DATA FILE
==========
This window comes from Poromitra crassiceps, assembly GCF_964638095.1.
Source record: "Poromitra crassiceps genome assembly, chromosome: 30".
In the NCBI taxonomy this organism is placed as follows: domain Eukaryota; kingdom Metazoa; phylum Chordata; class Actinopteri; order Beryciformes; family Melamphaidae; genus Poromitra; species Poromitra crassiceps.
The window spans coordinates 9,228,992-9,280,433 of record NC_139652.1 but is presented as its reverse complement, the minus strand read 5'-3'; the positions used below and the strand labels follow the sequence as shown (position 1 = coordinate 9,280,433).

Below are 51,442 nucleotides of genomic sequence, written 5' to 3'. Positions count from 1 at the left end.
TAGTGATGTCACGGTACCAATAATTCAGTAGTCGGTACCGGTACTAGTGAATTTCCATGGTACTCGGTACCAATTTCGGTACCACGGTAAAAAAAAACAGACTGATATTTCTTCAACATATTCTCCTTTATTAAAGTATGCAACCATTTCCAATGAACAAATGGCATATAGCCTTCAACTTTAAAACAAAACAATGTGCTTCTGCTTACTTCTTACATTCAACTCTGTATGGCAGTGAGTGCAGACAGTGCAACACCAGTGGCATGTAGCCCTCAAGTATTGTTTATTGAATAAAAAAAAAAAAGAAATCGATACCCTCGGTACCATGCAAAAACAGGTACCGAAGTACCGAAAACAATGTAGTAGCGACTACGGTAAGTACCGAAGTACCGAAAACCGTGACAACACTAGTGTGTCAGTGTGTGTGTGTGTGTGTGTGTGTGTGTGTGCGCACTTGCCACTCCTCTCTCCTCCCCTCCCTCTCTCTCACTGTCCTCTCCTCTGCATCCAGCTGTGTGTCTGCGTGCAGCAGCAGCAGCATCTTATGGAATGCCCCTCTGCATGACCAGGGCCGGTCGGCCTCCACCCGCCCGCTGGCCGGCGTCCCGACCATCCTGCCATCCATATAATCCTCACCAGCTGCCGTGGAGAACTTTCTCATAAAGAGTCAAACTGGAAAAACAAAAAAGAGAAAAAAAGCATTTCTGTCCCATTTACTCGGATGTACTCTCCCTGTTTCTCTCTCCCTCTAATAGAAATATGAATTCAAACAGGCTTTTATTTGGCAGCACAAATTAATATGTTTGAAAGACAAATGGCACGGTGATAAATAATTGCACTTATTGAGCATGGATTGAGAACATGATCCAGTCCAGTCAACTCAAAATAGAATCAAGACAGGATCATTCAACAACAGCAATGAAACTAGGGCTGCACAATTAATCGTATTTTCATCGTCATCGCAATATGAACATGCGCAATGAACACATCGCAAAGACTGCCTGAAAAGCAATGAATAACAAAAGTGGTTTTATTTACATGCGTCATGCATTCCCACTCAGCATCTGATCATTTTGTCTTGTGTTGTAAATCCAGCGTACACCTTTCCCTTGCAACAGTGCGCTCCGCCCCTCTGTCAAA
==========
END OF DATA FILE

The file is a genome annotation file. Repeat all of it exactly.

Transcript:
This window comes from Poromitra crassiceps, assembly GCF_964638095.1.
Source record: "Poromitra crassiceps genome assembly, chromosome: 30".
In the NCBI taxonomy this organism is placed as follows: domain Eukaryota; kingdom Metazoa; phylum Chordata; class Actinopteri; order Beryciformes; family Melamphaidae; genus Poromitra; species Poromitra crassiceps.
The window spans coordinates 9,228,992-9,280,433 of record NC_139652.1 but is presented as its reverse complement, the minus strand read 5'-3'; the positions used below and the strand labels follow the sequence as shown (position 1 = coordinate 9,280,433).

Below are 51,442 nucleotides of genomic sequence, written 5' to 3'. Positions count from 1 at the left end.
TAGTGATGTCACGGTACCAATAATTCAGTAGTCGGTACCGGTACTAGTGAATTTCCATGGTACTCGGTACCAATTTCGGTACCACGGTAAAAAAAAACAGACTGATATTTCTTCAACATATTCTCCTTTATTAAAGTATGCAACCATTTCCAATGAACAAATGGCATATAGCCTTCAACTTTAAAACAAAACAATGTGCTTCTGCTTACTTCTTACATTCAACTCTGTATGGCAGTGAGTGCAGACAGTGCAACACCAGTGGCATGTAGCCCTCAAGTATTGTTTATTGAATAAAAAAAAAAAAGAAATCGATACCCTCGGTACCATGCAAAAACAGGTACCGAAGTACCGAAAACAATGTAGTAGCGACTACGGTAAGTACCGAAGTACCGAAAACCGTGACAACACTAGTGTGTCAGTGTGTGTGTGTGTGTGTGTGTGTGTGTGTGCGCACTTGCCACTCCTCTCTCCTCCCCTCCCTCTCTCTCACTGTCCTCTCCTCTGCATCCAGCTGTGTGTCTGCGTGCAGCAGCAGCAGCATCTTATGGAATGCCCCTCTGCATGACCAGGGCCGGTCGGCCTCCACCCGCCCGCTGGCCGGCGTCCCGACCATCCTGCCATCCATATAATCCTCACCAGCTGCCGTGGAGAACTTTCTCATAAAGAGTCAAACTGGAAAAACAAAAAAGAGAAAAAAAGCATTTCTGTCCCATTTACTCGGATGTACTCTCCCTGTTTCTCTCTCCCTCTAATAGAAATATGAATTCAAACAGGCTTTTATTTGGCAGCACAAATTAATATGTTTGAAAGACAAATGGCACGGTGATAAATAATTGCACTTATTGAGCATGGATTGAGAACATGATCCAGTCCAGTCAACTCAAAATAGAATCAAGACAGGATCATTCAACAACAGCAATGAAACTAGGGCTGCACAATTAATCGTATTTTCATCGTCATCGCAATATGAACATGCGCAATGAACACATCGCAAAGACTGCCTGAAAAGCAATGAATAACAAAAGTGGTTTTATTTACATGCGTCATGCATTCCCACTCAGCATCTGATCATTTTGTCTTGTGTTGTAAATCCAGCGTACACCTTTCCCTTGCAACAGTGCGCTCCGCCCCTCTGTCAAA